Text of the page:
IIF warns of risk from delaying Greek aid payments

BRUSSELS Mon Nov 12, 2012 9:27am EST

Institute of International Finance's (IIF) Deputy Managing Director Hung Tran massages his forehead during a meeting of finance ministers and central bankers from the Group of 20 top economies in Mexico City February 24, 2012. REUTERS/Tomas Bravo

Institute of International Finance's (IIF) Deputy Managing Director Hung Tran massages his forehead during a meeting of finance ministers and central bankers from the Group of 20 top economies in Mexico City February 24, 2012.

Credit: Reuters/Tomas Bravo

BRUSSELS (Reuters) - The longer it takes to agree further aid for Athens, the more damage is done to the Greek economy, a senior bank industry representative has warned, flagging a growing sense of alarm about a renewed threat of default.

"The longer you take over these negotiations about paying financial aid, the longer you starve the economy of the required liquidity," said Hung Tran, deputy managing director of the Institute of International Finance, a global bank lobby group.

"The current situation represents a risk for everyone," he told Reuters in a telephone interview.

"If Greece were to default and be forced out of the euro, the potential contagion risk to the other member states, the euro area and the wider economy would be significant."

The remarks from the group that negotiated an earlier, private-sector restructuring of Greek debt that handed heavy losses to investors come ahead of a meeting of euro zone finance ministers which will discuss further payments of financial aid to Greece.

Ministers are not expected to sign off on a fresh loan tranche to Athens on Monday because they need first to determine if the country's debts are manageable in the long term.

Greek debt is forecast to reach almost 190 percent of economic output next year and members of the troika representing international lenders - the International Monetary Fund, the European Commission and the European Central Bank - cannot yet agree on how to make it sustainable.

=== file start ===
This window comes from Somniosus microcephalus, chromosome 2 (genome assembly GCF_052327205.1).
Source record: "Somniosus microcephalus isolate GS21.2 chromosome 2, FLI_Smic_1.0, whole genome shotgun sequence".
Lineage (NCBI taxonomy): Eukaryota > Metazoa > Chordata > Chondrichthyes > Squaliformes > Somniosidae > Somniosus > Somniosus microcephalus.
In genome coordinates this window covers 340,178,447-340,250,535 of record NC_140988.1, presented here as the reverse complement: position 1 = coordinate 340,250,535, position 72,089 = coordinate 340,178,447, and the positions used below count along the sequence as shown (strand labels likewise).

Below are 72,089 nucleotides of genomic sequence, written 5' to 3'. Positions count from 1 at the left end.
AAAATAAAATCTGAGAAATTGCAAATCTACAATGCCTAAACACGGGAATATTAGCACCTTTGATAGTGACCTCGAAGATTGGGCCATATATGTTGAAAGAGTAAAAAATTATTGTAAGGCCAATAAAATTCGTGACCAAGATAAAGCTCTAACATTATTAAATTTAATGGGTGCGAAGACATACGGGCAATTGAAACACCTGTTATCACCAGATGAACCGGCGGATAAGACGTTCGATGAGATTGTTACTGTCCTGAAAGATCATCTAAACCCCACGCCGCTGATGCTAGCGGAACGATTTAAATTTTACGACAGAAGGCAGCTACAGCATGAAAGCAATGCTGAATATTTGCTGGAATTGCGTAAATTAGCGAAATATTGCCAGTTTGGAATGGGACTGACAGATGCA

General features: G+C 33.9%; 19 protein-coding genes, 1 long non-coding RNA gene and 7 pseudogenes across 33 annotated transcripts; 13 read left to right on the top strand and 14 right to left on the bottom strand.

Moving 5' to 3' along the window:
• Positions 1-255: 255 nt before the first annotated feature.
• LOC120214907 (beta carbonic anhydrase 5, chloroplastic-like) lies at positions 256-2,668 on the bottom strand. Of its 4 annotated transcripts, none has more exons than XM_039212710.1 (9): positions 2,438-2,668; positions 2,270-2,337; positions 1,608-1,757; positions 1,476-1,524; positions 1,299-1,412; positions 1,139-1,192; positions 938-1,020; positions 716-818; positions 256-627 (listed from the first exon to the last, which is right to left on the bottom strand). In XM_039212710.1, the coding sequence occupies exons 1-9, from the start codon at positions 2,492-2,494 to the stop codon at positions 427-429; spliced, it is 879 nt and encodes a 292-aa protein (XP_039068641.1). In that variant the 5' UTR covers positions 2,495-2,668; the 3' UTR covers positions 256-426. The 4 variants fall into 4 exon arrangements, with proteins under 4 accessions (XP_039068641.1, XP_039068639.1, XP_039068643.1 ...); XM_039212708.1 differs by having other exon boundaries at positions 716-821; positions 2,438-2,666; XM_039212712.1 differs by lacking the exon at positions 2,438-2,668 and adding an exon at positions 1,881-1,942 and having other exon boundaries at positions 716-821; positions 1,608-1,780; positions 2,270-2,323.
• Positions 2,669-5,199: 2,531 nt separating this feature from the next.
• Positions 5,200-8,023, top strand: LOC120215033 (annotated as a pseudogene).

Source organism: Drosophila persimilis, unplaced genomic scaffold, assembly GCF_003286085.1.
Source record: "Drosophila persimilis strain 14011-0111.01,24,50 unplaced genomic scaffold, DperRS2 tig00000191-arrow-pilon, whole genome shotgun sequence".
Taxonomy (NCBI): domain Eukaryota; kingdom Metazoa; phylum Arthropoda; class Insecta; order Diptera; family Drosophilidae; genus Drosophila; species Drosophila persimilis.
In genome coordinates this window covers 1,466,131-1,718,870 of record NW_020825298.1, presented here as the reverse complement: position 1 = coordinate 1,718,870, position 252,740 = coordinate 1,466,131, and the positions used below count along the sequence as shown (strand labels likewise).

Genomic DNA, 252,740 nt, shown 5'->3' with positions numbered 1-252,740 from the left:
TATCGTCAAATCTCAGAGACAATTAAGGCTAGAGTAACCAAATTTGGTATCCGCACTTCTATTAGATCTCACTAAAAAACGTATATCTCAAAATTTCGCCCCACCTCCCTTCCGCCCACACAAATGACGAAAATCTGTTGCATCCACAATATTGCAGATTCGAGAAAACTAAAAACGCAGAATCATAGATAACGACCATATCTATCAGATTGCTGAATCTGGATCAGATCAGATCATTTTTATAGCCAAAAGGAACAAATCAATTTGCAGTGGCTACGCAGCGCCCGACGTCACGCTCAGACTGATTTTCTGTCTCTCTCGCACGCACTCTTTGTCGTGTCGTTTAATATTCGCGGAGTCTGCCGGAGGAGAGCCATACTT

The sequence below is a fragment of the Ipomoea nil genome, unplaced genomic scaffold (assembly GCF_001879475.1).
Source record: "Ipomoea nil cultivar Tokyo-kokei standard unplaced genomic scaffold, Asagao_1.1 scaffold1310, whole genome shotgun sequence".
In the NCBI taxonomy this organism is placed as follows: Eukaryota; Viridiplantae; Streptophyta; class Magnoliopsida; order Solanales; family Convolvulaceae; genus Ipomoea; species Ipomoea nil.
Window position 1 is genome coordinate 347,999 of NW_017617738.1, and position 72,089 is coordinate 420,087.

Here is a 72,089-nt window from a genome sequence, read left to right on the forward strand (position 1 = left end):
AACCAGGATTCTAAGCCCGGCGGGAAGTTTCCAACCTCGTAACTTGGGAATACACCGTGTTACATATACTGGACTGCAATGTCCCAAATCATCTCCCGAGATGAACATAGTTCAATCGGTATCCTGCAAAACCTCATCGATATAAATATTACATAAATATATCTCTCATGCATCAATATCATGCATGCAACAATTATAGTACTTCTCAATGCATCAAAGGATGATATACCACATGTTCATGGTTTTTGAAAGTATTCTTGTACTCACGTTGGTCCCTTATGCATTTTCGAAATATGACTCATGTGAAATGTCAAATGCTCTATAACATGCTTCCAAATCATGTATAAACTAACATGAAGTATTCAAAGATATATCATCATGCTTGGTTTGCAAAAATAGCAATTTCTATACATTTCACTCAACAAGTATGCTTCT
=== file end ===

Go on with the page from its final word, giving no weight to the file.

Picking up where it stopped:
However, the lenders are in agreement that Greece, which will see its sixth year of recession in 2013, needs at least two more years to reach a primary budget surplus that would help put its debt on a downward path.

"The more you negotiate without coming to a conclusion, the more you hurt the economy," said Tran, who also criticized the emphasis put on cutting Greece's debt rather than stimulating economic growth via investment.

"Focusing exclusively on reducing debt is self defeating and puts both official sector and private sector creditors at risk," he said.

"It doesn't matter if in five or ten years' time the value of their debt is x or y. They need financing now to get their economy out of a downward spiral. We need a demand shock to offer people some glimmer of hope."

The IIF's Tran, who worked closely on the earlier debt restructuring, said any further cuts to Greece's debts should come from public-sector lenders. These include governments and central banks, none of which are keen to write down the value of loans.

"The holding by the private sector now accounts for less than one third of Greek debt," he said. "Any further meaningful reduction in the debt has to come from the official sector."

Greece must redeem 5 billion euros in Treasury bills coming due on November 16. Because the EU and IMF have not yet released a new aid tranche, the finance ministry has said it will issue new bills that will cover the outstanding amount at an auction on Tuesday. (Reporting By John O'Donnell; Editing by Toby Chopra)